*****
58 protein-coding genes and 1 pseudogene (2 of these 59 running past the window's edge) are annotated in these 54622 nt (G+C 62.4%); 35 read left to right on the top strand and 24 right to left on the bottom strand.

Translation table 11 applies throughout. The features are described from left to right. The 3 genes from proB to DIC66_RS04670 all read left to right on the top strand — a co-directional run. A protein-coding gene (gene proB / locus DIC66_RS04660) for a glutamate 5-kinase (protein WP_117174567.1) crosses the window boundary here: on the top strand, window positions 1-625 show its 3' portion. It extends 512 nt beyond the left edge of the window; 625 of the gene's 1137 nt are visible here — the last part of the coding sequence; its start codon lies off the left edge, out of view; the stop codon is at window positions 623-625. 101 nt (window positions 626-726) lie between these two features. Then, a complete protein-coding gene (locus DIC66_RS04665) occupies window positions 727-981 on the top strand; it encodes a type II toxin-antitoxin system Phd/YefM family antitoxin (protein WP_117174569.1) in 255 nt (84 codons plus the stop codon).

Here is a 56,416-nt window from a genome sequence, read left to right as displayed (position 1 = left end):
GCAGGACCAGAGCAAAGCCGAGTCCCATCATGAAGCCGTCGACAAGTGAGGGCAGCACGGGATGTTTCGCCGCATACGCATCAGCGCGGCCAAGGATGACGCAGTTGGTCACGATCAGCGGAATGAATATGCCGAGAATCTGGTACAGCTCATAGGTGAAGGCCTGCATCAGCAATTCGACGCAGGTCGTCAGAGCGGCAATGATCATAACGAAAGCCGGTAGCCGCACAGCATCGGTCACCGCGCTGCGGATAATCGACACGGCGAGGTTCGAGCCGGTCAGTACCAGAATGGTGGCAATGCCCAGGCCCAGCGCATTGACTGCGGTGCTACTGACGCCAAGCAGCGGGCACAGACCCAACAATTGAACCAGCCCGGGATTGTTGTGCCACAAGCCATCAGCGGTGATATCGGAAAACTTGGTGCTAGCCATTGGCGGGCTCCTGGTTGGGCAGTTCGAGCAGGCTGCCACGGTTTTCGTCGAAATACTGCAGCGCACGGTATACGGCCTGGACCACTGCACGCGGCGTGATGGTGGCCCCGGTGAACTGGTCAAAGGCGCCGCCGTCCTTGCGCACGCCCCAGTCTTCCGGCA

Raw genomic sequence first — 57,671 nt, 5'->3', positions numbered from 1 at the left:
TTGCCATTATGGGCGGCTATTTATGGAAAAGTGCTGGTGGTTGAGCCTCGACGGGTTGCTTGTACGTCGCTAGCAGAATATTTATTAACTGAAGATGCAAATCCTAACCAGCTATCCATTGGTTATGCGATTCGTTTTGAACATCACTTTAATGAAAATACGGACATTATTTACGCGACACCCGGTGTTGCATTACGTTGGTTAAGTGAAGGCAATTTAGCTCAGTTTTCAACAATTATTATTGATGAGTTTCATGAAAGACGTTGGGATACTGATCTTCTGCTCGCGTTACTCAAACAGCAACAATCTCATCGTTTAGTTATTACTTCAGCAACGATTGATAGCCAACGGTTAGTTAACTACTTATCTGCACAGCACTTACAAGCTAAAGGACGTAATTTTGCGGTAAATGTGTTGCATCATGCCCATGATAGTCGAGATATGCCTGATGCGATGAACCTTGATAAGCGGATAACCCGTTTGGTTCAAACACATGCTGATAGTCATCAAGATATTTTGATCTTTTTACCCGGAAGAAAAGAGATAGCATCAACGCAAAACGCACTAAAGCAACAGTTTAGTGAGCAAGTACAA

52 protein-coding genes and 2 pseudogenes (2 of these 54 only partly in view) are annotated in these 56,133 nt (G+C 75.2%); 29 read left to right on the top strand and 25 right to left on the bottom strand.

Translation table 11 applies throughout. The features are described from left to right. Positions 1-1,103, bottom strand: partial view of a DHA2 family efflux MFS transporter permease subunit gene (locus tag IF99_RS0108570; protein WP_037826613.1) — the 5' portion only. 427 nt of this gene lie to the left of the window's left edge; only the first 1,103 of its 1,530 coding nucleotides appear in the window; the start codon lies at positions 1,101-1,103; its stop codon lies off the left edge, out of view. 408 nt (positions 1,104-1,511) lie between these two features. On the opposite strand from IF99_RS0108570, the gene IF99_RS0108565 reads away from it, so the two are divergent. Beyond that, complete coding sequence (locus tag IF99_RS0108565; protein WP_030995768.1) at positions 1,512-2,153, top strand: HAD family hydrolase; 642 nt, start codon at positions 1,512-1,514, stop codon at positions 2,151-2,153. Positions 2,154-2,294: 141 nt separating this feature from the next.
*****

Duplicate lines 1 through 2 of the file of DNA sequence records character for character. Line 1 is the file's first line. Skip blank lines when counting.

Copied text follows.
58 protein-coding genes and 1 pseudogene (2 of these 59 running past the window's edge) are annotated in these 54622 nt (G+C 62.4%); 35 read left to right on the top strand and 24 right to left on the bottom strand.

Translation table 11 applies throughout. The features are described from left to right. The 3 genes from proB to DIC66_RS04670 all read left to right on the top strand — a co-directional run. A protein-coding gene (gene proB / locus DIC66_RS04660) for a glutamate 5-kinase (protein WP_117174567.1) crosses the window boundary here: on the top strand, window positions 1-625 show its 3' portion. It extends 512 nt beyond the left edge of the window; 625 of the gene's 1137 nt are visible here — the last part of the coding sequence; its start codon lies off the left edge, out of view; the stop codon is at window positions 623-625. 101 nt (window positions 626-726) lie between these two features. Then, a complete protein-coding gene (locus DIC66_RS04665) occupies window positions 727-981 on the top strand; it encodes a type II toxin-antitoxin system Phd/YefM family antitoxin (protein WP_117174569.1) in 255 nt (84 codons plus the stop codon).